The New York Giants’ lukewarm commitment to former No. 2 overall pick, running back Saquon Barkley, has been ripe with injury concern and inconsistency in play.
Though the player has built a low-end RB1 status off his unique ability to bounce through defenses and utilize home-run speed for big gains, one NFC coach decided to challenge that perspective: reminding fans that successful NFL RBs build their statuses through consistent running rather than shortened bursts of production.
“I’m down on him — he still doesn’t know how to play running back enough,” the NFL coach said, via Alex Wilson of Empire Sports Media. “He’s a bouncer. He wants every run to be a home run. He’s going to have to learn that 4-yard runs in this league are good, instead of stopping, cutting it back and losing 2. And he gets his ass kicked in protection.”
The anonymous coach’s comments, to the chagrin of plenty of Giants fans, felt substantiated.
Barkley has been rightfully lauded for boasting a physical skill set that few running backs in the League carry, but an inability to gain solid yardage and instead opt to dance with the defense for a 40-plus yard gain hasn’t been the best fit.
Stretches of the 2021 season for the Giants offense included secondary running back Devontae Booker, who often proved to be a better fit for quarterback Daniel Jones in both pass protection, rushing and catching passes out of the backfield. Giants fans seemingly began to worry if their former lottery and Dave Gettleman-manifested draft pick in Barkley would be worth consideration for an expectedly pricey contract extension.
All-time, the Giants have a 10-35 record with Barkley.
After the Giants picked up Barkley’s fifth-year option in 2021, the upcoming season is set up as a sink-or-swim campaign for the former Pro Bowler, achieved in his rookie season. And that Saquon is about a distant memory at this point.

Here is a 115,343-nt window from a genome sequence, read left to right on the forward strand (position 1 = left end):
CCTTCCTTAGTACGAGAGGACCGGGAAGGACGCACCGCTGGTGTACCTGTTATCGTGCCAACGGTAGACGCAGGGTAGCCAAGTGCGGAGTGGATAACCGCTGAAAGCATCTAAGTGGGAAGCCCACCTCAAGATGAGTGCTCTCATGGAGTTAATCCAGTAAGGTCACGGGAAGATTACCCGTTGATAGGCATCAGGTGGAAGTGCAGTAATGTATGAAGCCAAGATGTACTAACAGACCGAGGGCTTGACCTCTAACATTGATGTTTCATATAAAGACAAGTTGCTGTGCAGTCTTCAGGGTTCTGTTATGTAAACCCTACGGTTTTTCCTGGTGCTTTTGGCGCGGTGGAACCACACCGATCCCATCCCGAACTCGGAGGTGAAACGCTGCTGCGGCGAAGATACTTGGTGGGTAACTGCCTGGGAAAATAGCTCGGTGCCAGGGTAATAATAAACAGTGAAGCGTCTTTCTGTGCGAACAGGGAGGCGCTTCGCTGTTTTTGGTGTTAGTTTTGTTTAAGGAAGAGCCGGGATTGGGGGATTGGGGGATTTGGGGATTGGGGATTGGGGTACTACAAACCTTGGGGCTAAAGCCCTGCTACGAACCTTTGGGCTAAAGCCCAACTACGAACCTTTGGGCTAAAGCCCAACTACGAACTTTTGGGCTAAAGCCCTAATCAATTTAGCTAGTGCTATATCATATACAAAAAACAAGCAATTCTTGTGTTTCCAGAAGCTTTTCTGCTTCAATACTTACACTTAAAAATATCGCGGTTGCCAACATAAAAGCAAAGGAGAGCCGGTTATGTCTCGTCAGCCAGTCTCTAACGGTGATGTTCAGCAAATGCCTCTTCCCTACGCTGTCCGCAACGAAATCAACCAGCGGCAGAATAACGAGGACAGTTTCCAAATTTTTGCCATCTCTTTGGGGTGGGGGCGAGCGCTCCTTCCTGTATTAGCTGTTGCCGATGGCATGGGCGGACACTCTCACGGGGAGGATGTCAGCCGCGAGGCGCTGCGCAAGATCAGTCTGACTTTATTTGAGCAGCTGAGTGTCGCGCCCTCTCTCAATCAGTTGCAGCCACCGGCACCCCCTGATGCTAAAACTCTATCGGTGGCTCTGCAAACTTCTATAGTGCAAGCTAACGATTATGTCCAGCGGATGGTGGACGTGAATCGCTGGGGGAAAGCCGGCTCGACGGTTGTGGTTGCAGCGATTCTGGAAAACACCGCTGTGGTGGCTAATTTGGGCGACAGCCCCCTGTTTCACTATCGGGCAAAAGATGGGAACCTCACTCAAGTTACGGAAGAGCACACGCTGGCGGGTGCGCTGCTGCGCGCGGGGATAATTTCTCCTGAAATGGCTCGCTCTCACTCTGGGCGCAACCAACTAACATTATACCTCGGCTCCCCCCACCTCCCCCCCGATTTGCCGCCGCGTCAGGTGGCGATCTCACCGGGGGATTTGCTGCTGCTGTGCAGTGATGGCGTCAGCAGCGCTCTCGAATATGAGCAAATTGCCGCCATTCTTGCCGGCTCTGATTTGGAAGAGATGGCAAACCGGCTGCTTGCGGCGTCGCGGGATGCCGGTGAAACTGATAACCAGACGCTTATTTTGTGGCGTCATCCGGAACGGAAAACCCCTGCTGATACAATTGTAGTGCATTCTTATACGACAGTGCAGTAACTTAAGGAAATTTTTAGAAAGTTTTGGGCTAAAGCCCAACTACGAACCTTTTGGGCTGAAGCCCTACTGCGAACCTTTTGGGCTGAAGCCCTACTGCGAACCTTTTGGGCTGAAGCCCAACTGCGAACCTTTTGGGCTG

Barkley’s rookie campaign in 2018 produced 2,000+ yards from scrimmage for the Giants. Achieving 1,000-yard rushing seasons and 23 total touchdowns his first two seasons was a great outset to his career, but a shortened campaign in 2020 due to an ACL tear put the brakes on most of his momentum.
In 13 appearances in 2021, Saquon tallied 162 carries and 593 rushing yards, adding 41 receptions and 263 receiving yards. He averaged 3.7 yards on the ground.
With former Buffalo Bills offensive coordinator Brian Daboll now leading the Giants as head coach, expectations for his first-year schematics, alongside OC Mike Kafka, emits hope of a resurging Giants offense.
Daboll, who ran a successful pass-heavy offense for Bills QB Josh Allen, and Kafka, who served as quarterbacks coach for Kansas City Chiefs QB Patrick Mahomes, have already boosted Giants QB Daniel Jones’ stock.
But will their schemes benefit Saquon?
Daboll thinks he can make it work between the offense and Barkley.
“I think Saquon is a unique guy,” Daboll said of Barkley’s skillsets during minicamps. “You move him in different spots, that makes other guys have to learn other spots, too. It really falls on the five eligible receivers or the personnel groups you hope to utilize. He’s got good hands, he’s a good route runner, a good runner.”